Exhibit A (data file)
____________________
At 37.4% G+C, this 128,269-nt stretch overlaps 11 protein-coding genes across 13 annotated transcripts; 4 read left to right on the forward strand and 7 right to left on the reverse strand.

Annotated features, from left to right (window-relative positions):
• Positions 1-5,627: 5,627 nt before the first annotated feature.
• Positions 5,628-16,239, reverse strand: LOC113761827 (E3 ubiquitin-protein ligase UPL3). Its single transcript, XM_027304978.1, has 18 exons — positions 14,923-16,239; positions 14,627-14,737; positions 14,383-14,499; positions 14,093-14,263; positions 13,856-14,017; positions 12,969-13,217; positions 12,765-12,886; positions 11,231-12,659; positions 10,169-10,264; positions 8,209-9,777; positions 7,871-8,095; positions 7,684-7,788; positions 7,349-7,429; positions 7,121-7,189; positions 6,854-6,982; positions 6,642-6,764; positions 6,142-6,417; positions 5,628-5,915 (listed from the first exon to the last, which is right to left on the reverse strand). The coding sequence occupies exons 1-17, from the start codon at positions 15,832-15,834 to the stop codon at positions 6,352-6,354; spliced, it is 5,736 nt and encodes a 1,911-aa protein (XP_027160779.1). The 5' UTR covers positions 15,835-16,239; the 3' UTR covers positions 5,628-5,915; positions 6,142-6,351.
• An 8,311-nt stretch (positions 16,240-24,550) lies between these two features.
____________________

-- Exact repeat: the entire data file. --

At 37.4% G+C, this 128,269-nt stretch overlaps 11 protein-coding genes across 13 annotated transcripts; 4 read left to right on the forward strand and 7 right to left on the reverse strand.

Annotated features, from left to right (window-relative positions):
• Positions 1-5,627: 5,627 nt before the first annotated feature.
• Positions 5,628-16,239, reverse strand: LOC113761827 (E3 ubiquitin-protein ligase UPL3). Its single transcript, XM_027304978.1, has 18 exons — positions 14,923-16,239; positions 14,627-14,737; positions 14,383-14,499; positions 14,093-14,263; positions 13,856-14,017; positions 12,969-13,217; positions 12,765-12,886; positions 11,231-12,659; positions 10,169-10,264; positions 8,209-9,777; positions 7,871-8,095; positions 7,684-7,788; positions 7,349-7,429; positions 7,121-7,189; positions 6,854-6,982; positions 6,642-6,764; positions 6,142-6,417; positions 5,628-5,915 (listed from the first exon to the last, which is right to left on the reverse strand). The coding sequence occupies exons 1-17, from the start codon at positions 15,832-15,834 to the stop codon at positions 6,352-6,354; spliced, it is 5,736 nt and encodes a 1,911-aa protein (XP_027160779.1). The 5' UTR covers positions 15,835-16,239; the 3' UTR covers positions 5,628-5,915; positions 6,142-6,351.
• An 8,311-nt stretch (positions 16,240-24,550) lies between these two features.